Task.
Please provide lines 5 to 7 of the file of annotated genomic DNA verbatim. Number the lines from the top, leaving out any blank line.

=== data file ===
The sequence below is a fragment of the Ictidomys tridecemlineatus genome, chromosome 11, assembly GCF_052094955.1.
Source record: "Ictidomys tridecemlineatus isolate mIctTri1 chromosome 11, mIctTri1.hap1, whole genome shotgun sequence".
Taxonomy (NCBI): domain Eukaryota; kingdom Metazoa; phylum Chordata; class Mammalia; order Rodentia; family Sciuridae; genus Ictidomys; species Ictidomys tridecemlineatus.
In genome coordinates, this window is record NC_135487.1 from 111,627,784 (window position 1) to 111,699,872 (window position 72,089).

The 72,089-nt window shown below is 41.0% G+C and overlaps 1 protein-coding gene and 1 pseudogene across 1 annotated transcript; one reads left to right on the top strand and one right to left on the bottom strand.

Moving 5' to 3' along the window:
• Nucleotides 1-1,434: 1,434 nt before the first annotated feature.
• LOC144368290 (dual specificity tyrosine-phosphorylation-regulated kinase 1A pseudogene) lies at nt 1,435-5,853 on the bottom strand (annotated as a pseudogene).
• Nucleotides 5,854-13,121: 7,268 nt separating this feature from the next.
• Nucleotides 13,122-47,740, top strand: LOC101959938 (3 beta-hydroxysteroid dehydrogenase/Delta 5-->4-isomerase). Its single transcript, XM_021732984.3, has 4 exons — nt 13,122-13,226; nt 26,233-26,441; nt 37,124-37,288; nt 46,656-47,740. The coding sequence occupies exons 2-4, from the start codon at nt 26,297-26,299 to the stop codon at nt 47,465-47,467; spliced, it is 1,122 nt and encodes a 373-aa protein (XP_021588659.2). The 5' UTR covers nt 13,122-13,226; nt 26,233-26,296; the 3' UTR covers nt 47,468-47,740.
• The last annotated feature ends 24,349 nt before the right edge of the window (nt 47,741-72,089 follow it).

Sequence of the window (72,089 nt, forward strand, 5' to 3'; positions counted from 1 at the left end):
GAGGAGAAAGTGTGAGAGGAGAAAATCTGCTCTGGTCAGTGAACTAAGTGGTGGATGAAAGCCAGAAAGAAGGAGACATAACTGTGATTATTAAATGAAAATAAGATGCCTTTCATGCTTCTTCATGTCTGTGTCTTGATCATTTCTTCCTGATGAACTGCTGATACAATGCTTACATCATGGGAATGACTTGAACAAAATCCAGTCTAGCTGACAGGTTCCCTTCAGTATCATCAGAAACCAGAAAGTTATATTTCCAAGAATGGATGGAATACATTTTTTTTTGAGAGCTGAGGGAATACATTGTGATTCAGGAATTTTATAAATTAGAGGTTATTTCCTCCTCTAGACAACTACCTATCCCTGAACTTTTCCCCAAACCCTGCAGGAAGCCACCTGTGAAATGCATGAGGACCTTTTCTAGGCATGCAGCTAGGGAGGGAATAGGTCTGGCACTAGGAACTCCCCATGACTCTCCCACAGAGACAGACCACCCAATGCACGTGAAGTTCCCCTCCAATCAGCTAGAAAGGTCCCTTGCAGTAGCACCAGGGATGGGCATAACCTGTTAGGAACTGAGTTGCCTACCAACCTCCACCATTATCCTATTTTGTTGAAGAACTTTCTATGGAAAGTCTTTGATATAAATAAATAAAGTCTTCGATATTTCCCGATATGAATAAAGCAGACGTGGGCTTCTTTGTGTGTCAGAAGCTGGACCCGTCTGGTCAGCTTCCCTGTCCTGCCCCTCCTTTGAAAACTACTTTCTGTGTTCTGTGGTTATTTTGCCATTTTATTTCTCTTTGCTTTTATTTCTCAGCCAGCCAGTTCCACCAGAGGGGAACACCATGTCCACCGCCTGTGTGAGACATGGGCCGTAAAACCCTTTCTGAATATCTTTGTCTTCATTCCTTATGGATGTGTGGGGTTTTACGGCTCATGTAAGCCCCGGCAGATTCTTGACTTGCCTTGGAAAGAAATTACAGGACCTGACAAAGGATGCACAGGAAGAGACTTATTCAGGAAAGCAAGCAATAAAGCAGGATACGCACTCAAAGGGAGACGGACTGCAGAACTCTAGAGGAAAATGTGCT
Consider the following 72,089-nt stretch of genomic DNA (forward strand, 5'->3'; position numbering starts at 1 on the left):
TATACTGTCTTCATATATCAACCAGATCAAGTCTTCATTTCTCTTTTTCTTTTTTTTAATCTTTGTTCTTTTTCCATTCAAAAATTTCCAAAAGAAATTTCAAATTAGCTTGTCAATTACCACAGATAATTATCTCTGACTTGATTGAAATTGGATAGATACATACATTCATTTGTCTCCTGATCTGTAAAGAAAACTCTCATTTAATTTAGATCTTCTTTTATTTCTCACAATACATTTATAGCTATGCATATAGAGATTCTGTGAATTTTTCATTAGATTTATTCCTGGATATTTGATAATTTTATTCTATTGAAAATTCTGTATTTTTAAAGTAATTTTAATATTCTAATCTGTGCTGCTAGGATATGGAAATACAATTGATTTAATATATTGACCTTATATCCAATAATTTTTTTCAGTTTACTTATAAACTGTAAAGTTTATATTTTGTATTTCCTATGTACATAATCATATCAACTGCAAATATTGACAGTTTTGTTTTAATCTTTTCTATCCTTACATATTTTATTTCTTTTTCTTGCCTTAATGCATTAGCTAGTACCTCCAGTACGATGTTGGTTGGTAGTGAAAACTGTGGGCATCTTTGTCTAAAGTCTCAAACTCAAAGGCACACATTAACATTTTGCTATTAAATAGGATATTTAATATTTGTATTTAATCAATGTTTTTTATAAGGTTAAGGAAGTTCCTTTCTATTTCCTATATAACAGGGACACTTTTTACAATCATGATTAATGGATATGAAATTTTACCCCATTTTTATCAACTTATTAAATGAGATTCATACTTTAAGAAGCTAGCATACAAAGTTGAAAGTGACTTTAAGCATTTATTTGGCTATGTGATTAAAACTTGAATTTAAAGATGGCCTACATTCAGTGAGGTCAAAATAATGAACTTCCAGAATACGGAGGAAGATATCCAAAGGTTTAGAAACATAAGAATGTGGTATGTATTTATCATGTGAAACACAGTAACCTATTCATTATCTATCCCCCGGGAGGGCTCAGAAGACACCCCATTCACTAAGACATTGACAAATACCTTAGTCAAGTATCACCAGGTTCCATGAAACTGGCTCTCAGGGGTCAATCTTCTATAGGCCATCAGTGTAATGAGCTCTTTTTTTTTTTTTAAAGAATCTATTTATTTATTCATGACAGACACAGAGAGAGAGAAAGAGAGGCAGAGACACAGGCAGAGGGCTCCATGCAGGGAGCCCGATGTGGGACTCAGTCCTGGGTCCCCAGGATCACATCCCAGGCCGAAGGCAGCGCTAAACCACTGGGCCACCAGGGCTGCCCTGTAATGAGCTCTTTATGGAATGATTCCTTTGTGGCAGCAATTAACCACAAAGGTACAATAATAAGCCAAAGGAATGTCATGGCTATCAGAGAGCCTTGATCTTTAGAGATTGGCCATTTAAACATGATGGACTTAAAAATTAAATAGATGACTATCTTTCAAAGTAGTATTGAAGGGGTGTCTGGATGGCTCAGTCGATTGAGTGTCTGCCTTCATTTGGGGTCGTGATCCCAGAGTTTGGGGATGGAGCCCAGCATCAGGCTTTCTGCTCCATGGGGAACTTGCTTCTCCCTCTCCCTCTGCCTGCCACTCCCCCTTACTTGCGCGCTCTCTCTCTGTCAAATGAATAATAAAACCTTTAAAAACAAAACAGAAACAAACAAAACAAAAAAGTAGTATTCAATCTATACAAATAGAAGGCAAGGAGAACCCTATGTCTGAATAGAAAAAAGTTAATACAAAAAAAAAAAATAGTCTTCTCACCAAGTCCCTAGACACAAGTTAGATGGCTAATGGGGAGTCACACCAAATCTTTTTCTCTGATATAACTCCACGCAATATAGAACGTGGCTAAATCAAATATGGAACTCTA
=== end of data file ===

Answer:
The 72,089-nt window shown below is 41.0% G+C and overlaps 1 protein-coding gene and 1 pseudogene across 1 annotated transcript; one reads left to right on the top strand and one right to left on the bottom strand.

Moving 5' to 3' along the window:
• Nucleotides 1-1,434: 1,434 nt before the first annotated feature.